As part of my DIT degree course in Business & Management, I have been part of the DDFH&B team over the last four months. After my experience as an intern in the group, I decided to share the five things every advertising intern should know.

1. Suits don’t wear suits

As soon as I walked into DD’s on my first day I knew I had made my first mistake. Suits are optional - if not unheard of - in the advertising industry. If only I knew this before buying myself a brand new suit. Oops. 

2.  It is very easy to develop a caffeine addiction

Before I started at DD's, I'd only ever had one cup of coffee. Ever. Now I have developed a profound love/need/addiction/dependency. Originally this was because I found it very difficult adjusting to the full time working routine - as any business student will know, college hours are pretty minimal. Adapting to getting up at 7am instead of 12 everyday takes a while (and a few shots of espresso) to get used to. 

3. How to throw a ball  

The advantage of an internship in DDFH&B is that the advertising agency is part of a larger communications group. After one month in DD’s offices in Christchurch, I spent a month with Goosebump over in James' Place where I would get a taste of below-the-line advertising. The Goosebumpers welcomed me with open arms and threw me right into live projects. I had the honour of being the one who skillfully threw the ball to Dublin footballer Jack McCaffrey in the above clip. My talent has finally been recognised. Ball skills aside, I witnessed firsthand what happens on location at shoots plus the hard work involved before in preparation and after in post-production. I also saw how that buzzword I hear all the time in lectures, 'integration', actually works in practice.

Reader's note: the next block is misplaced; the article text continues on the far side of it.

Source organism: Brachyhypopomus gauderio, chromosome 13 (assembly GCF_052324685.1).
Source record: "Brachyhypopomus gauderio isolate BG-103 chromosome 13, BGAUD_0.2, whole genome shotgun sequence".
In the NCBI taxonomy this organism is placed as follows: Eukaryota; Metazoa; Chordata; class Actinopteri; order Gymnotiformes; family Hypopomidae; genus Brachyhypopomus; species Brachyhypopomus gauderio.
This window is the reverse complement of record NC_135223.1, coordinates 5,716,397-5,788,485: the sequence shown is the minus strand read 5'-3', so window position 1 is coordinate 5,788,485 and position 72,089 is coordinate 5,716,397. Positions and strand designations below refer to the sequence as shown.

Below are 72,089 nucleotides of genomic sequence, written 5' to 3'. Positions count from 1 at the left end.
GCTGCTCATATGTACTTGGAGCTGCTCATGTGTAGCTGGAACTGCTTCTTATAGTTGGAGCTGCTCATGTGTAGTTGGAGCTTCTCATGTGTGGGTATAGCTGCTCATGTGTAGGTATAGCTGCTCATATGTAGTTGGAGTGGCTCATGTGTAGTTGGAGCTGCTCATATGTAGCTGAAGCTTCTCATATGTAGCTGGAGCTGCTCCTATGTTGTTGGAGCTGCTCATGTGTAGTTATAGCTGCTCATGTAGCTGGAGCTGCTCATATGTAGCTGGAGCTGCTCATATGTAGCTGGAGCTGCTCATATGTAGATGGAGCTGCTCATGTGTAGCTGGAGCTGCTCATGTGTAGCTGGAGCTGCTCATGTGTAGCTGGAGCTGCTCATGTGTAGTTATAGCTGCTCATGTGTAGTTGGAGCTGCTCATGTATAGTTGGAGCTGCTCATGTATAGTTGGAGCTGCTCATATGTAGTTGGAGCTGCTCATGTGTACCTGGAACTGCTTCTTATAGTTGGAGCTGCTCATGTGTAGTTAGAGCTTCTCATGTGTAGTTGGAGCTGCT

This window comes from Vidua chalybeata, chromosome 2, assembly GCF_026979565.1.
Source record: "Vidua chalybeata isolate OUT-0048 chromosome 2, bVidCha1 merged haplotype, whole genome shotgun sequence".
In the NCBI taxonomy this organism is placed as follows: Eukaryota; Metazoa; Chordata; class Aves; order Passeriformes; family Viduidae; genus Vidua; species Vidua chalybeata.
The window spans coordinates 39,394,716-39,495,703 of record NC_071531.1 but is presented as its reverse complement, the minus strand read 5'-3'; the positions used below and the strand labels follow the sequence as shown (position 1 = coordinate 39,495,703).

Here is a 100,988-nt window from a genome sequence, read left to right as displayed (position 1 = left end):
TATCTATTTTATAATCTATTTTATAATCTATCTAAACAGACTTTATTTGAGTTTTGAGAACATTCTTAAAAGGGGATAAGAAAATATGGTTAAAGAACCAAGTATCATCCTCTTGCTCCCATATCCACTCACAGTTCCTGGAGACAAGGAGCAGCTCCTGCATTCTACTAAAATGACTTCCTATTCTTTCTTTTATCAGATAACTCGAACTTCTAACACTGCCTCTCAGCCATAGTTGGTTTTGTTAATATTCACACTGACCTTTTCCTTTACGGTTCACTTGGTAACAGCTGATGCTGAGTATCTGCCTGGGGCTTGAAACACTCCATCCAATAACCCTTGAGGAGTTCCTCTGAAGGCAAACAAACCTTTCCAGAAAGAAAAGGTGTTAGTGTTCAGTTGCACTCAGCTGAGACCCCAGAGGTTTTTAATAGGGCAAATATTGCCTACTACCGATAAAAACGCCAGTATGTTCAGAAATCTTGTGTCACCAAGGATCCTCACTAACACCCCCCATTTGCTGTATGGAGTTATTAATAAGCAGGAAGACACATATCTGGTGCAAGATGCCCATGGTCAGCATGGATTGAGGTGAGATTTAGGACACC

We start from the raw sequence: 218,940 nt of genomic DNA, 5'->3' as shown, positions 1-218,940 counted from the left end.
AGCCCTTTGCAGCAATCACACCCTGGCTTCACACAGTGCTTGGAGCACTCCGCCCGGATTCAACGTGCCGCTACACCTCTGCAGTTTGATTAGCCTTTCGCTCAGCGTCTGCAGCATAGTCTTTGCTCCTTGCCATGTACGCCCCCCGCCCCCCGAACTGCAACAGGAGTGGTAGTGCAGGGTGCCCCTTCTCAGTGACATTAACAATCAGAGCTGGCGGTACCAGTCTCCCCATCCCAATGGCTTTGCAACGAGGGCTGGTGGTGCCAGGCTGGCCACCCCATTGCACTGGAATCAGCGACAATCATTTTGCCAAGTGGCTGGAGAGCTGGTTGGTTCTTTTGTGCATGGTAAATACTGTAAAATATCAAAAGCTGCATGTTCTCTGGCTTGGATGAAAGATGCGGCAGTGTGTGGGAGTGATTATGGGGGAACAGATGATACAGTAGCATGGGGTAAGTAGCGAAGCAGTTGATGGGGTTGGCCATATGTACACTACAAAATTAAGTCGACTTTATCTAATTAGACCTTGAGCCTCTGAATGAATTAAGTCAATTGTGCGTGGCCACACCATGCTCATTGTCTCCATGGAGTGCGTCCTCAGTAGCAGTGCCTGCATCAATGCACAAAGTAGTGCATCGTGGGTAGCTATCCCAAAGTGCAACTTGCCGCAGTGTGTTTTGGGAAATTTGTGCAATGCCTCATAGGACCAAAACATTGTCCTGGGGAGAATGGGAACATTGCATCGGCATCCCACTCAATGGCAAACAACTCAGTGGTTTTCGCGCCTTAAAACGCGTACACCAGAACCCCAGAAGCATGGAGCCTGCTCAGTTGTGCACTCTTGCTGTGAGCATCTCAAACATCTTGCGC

4.  Time should be counted

Timesheets. The dreaded word was something I heard floating around the office but I didn't have to do them. Then times changed. A few days back in Christchurch, I was told I would be leaving the lovely Red Team and would be joining the Black Team downstairs. A different team meant different clients and different experiences. The only downside was that I was asked to complete the dreaded timesheets from now on. Not the highlight of my internship.

5.  You can't be too enthusiastic

When you are new in an agency, it is obvious that difficult and important work isn’t going to be thrown at you straight away. In my first month in DD’s I started off doing what a lot of people would consider ‘intern jobs’. However, as I got to know the industry and my co-workers better, I began to do more interesting and challenging work. From coordinating national press and outdoor posters to researching the world beer market, I was given opportunities to contribute to active advertising campaigns. If you are considering an internship in advertising, be enthusiastic about any job you are doing - whether it be proof-reading, making coffee or tap dancing with a walking stick.

(Images courtesy of


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